Tribes in middle of property-rights battle

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JANUARY 12, 2001

As President-elect George W. Bush on Thursday defended two of his most controversial Cabinet designees, opponents to Attorney General nominee John Ashcroft and Secretary of Interior nominee Gale Norton today plan to step up their attacks in preparation of next week's confirmation hearings.

Environmental groups are expected to use Norton's defense of property-rights and ties to property-rights groups as evidence of her anti-environment views. Norton once worked for the Mountain States Legal Foundation (MSLF) and serves in advisory positions for Defenders of Property Rights and Washington Legal Foundation -- groups who frequently battle the federal government over environmental laws and regulations.

According to Suzan Shown Harjo, at least one of these groups has an anti-Indian agenda. In a column in Indian Country Today this week, Harjo said Mountain States is "[d]evoted to the abolition of Indian treaties and sovereign tribal rights." Some of the groups' battles against the government have put tribes in the middle of the debate.

As part of its litigation, MSLF has fought a voluntary ban on climbing on Devils Tower in Wyoming. The National Park Service in 1995 enacted the voluntary ban in response to requests from tribes, who consider Devils Tower sacred and hold Sundances and ceremonies during the month of June.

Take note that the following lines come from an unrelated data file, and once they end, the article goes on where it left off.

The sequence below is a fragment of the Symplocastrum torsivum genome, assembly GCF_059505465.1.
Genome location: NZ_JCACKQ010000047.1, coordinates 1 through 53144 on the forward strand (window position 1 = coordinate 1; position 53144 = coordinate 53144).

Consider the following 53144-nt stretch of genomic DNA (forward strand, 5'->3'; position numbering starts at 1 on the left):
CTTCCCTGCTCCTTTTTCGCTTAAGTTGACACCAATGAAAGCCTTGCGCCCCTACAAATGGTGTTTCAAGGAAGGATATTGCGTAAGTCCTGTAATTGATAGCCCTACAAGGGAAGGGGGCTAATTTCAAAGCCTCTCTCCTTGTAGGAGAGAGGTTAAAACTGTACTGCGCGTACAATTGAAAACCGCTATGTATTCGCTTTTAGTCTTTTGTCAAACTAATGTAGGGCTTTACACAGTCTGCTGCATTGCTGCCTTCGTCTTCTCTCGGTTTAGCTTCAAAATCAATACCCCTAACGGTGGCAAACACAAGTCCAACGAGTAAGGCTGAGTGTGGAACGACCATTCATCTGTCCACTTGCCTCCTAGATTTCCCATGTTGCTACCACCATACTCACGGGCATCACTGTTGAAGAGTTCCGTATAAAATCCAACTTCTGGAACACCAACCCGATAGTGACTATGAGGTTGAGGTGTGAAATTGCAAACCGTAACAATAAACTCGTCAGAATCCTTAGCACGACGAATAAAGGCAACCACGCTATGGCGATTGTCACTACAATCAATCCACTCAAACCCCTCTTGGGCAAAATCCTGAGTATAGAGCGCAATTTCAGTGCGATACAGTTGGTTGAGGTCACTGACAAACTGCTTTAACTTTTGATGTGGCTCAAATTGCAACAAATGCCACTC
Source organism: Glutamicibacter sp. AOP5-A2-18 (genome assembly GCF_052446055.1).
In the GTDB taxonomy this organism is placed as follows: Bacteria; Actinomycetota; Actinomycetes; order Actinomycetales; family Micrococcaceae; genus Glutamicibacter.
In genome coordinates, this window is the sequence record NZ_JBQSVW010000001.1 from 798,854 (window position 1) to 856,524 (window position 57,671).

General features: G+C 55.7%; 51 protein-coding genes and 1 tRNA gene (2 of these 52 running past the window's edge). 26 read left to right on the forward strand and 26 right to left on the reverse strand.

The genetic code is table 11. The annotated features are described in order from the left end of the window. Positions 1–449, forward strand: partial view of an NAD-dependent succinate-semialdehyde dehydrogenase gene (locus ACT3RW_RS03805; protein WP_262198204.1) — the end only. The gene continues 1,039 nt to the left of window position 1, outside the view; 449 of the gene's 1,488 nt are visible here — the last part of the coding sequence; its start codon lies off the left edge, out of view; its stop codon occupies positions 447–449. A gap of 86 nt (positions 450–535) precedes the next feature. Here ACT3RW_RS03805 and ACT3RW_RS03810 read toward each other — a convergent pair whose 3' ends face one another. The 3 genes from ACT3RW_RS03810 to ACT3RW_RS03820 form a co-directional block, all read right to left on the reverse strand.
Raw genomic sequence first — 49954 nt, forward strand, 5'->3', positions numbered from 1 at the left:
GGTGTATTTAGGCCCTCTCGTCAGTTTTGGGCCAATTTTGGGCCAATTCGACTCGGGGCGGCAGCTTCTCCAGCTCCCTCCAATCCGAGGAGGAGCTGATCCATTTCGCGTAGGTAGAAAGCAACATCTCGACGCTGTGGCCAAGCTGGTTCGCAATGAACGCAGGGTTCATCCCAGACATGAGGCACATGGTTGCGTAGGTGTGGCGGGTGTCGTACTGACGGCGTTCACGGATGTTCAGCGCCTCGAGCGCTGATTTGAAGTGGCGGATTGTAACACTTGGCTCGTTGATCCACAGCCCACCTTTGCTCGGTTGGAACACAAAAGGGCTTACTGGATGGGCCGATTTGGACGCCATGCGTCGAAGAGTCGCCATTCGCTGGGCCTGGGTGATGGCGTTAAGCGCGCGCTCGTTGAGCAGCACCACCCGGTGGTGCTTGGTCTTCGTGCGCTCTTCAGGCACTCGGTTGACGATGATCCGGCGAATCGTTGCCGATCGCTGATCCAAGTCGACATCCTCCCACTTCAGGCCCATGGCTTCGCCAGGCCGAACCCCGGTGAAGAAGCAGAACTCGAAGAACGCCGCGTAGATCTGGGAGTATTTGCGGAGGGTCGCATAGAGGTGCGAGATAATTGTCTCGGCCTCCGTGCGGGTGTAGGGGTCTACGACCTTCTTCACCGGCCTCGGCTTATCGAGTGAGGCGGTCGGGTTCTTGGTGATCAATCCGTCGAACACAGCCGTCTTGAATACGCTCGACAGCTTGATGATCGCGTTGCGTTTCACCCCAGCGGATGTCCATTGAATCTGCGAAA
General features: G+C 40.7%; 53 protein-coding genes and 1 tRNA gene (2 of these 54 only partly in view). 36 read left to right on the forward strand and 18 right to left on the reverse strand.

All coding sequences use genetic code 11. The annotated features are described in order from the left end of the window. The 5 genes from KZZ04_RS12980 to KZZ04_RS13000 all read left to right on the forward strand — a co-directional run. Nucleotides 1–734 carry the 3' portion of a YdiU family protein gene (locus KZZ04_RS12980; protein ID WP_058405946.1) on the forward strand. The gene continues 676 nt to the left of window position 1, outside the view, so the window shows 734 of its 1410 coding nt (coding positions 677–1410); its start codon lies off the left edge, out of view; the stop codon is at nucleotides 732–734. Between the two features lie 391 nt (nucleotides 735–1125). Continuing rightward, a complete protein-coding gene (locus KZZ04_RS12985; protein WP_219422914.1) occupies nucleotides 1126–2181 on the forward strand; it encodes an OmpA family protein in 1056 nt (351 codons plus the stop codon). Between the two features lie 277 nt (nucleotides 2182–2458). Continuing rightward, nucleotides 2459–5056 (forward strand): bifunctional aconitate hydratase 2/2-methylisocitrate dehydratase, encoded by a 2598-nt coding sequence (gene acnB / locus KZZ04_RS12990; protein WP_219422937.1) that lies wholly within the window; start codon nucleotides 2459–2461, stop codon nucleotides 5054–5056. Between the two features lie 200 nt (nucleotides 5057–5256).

But while MSLF has contends the ban violates the First Amendment and charges that the Park Service has hired Native Americans to "proselytize" at the Tower, the courts have disagreed. The Supreme Court last March let stand an appeals court ruling which upheld the voluntary ban.

MSLF is also involved in another First Amendment dispute with the Park Service over the Rainbow Bridge National Monument in Utah. Among others, the Navajo Nation, the Hopi Tribe, and the San Juan Southern Paiute consider the area sacred and the Navajo Nation at one time sued to close Rainbow Bridge.

Although the tribe lost the case in 1980, the Park Service has since encouraged visitors to be respectful of the monument and not walk undernearth the bridge. But MSLF last year filed suit against the Park Service, claiming they were blocking access in violation of the First Amendment.

MSLF also opposes federal regulations which limit air tours over the Grand Canyon in Arizona, saying they are based on "junk science." The Havasupai Tribe and the Hualapai Tribe both support limiting the tours, seeking to protect their homes and land they consider sacred.

The rules are currently in limbo pending the outcome of issues raised by litigation. Several commercial air tour companies have protested the rules and the government last week delayed their effective date.

Relevant Links:
Mountain States Legal Foundation -
Defenders of Property Rights -
The Washington Legal Foundation -

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